Petroleum/Propane/Anhydrous Ammonia Program

The program combines a variety of services. Petroleum dispensers, petroleum terminal meters and fuel delivery truck meters are tested for accuracy; premises where petroleum products are stored and/or sold are inspected for safety; metered LPG delivery vehicles and dispensers are checked for accuracy; and storage and handling of anhydrous ammonia are monitored.

History of the Program

The Petroleum/Propane/Anhydrous Ammonia program provides a variety of services to ensure consumer protection and public safety across Missouri. Under this program, petroleum and propane fuel dispensers located at service stations, marinas, airports, bulk plants, pipeline and barge terminals and other retail/wholesale locations are inspected and tested for accuracy. Propane/petroleum fuel delivery truck meters are also checked for accuracy. To protect the public from fire, explosion and injury, petroleum and anhydrous ammonia safety inspections are also performed.

The inspection program works in cooperation with a number of state and federal agencies, including the Environmental Protection Agency, Federal Trade Commission, Missouri Highway Patrol, Department of Natural Resources, Department of Transportation, Internal Revenue Service, Department of Revenue and the State Fire Marshall.

In conjunction with the 2005 Federal Energy Policy Act, a law was enacted on August 28, 2006 that requires manufacturers and installers of aboveground and underground storage tanks and piping to maintain financial responsibility that would cover the costs of corrective action related to petroleum releases. This documentation is to be submitted to the Department of Agriculture annually and will expire one year from date of the issuance.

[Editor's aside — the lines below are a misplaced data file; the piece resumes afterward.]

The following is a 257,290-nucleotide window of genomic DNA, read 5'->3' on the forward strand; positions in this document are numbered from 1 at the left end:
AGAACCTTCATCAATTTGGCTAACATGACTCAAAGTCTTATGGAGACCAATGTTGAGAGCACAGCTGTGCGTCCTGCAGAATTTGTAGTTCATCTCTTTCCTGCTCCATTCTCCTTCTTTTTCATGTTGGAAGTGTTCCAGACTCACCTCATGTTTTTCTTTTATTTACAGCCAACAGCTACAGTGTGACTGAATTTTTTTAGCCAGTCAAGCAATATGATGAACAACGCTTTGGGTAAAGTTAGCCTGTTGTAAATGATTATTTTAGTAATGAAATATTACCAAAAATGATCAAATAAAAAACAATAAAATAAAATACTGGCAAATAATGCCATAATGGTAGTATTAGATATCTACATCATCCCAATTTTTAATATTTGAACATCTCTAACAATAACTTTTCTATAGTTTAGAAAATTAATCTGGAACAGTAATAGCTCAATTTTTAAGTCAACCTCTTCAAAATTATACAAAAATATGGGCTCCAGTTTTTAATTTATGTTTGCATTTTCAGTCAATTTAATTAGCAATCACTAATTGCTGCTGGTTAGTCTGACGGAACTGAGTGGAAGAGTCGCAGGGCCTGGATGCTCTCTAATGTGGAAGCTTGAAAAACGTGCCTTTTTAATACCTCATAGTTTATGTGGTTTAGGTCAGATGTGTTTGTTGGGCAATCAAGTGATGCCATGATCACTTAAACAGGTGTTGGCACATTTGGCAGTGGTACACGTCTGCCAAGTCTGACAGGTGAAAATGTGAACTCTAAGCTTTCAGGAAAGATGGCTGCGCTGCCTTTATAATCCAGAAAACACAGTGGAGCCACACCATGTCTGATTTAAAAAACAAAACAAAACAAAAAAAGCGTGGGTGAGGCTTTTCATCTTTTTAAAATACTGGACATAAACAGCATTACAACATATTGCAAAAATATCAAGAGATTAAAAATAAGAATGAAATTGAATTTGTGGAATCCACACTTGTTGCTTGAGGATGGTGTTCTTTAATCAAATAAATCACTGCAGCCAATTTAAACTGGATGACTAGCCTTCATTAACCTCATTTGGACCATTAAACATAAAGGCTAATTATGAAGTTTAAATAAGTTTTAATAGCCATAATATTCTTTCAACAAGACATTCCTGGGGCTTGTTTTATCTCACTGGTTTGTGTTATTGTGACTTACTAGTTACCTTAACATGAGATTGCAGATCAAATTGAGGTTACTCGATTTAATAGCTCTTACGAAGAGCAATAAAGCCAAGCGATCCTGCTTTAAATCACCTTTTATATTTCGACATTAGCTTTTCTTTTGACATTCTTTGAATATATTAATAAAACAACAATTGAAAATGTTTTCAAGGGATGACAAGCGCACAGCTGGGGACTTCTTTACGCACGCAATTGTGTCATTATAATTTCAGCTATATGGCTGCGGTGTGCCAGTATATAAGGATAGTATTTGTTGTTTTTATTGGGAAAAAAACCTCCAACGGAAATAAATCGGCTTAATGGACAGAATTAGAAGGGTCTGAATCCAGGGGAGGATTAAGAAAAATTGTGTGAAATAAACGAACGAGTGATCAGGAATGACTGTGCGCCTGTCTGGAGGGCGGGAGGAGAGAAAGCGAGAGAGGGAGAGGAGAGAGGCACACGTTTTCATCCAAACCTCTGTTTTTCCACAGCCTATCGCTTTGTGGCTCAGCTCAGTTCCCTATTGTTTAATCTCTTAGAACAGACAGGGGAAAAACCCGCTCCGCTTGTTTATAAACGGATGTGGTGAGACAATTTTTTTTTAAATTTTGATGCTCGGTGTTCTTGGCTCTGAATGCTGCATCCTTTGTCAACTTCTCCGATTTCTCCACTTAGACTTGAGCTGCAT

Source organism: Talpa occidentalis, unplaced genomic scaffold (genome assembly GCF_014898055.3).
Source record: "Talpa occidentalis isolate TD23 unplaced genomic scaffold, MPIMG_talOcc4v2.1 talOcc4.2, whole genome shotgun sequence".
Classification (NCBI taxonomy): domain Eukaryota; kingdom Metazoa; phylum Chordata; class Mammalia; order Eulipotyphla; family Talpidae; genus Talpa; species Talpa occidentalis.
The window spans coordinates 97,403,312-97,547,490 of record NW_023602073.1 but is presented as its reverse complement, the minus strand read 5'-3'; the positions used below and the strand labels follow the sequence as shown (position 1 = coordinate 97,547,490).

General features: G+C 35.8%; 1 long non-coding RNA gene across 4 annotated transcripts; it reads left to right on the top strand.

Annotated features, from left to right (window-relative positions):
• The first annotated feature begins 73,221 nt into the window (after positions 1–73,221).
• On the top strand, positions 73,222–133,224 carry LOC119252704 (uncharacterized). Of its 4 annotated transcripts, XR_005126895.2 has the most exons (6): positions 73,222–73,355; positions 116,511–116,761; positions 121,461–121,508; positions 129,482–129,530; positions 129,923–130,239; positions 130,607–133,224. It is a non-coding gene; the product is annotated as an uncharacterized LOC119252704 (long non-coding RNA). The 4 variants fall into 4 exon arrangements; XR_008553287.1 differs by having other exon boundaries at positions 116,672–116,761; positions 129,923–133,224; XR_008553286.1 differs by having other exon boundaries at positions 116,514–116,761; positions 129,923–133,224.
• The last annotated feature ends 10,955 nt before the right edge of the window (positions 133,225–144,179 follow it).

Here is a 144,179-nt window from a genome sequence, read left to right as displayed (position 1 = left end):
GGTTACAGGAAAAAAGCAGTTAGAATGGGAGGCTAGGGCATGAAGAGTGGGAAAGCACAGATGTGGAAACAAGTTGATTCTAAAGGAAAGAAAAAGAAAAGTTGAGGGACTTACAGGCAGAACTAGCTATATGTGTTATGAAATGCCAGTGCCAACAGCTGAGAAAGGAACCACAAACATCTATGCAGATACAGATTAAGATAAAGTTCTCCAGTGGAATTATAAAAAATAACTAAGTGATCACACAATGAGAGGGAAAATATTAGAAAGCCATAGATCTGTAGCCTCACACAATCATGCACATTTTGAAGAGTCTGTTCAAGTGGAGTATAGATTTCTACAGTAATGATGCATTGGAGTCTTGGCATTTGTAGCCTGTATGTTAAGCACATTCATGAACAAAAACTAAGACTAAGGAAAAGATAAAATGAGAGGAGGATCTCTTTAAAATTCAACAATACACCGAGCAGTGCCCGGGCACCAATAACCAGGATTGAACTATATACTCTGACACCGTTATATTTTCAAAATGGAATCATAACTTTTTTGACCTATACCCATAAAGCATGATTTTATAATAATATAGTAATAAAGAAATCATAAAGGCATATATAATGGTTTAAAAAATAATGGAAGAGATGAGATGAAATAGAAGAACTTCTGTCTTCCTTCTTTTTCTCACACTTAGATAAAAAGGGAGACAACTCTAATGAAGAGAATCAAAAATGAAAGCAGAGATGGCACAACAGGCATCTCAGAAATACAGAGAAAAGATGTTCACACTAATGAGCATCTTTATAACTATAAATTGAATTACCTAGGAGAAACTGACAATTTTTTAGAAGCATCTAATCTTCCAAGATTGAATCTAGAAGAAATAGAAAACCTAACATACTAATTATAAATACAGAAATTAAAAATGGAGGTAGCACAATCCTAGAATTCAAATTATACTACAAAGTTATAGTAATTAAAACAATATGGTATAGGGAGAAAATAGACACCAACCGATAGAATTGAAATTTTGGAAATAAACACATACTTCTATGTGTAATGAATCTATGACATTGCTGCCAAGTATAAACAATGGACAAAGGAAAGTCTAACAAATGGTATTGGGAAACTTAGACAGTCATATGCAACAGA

Petroleum Inspection Program (Chapter 414.142 RSMo.)

The Petroleum Inspection Program provides safety inspections of:

In addition to the Missouri Code of State Regulations (CSR), Missouri has adopted the safety standards of the National Fire Protection Association (NFPA) 30, 30A and NEC 70, 1996 Edition.

The Petroleum Inspection Program checks device accuracy at:

In addition to the Missouri Code of State Regulations (CSR), Missouri has adopted the National Institute of Standards and Technology (NIST), Specifications and Tolerances and other requirements for weighing and measuring devices.

LP Gas Inspection Program (Chapter 323.020 RSMo.)

The LP Gas Inspection Program checks device accuracy of:

In addition to the Missouri Code of State regulations, Missouri has adopted the National Institute of Standards and Technology (NIST) Handbook 44, Specifications, Tolerances and Other Requirements for Weighing and Measuring Devices as device standards.

Anhydrous Ammonia Inspection (Chapter 266 RSMo.)

The Anhydrous Ammonia Inspection provides safety inspections of:

The American National Standards Institute (ANSI) 1981 Edition, has been adopted as the safety standard for Missouri.

Liquid Measuring Devices

The next time you pump gas into your car, remember there’s someone out there making sure you get the amount you pay for. The Missouri Weights, Measures and Consumer Protection Division checks the accuracy of motor fuel dispensers, refined-fuels terminal meters, liquid propane meters (trucks and dispensers), and refined fuels delivery truck meters.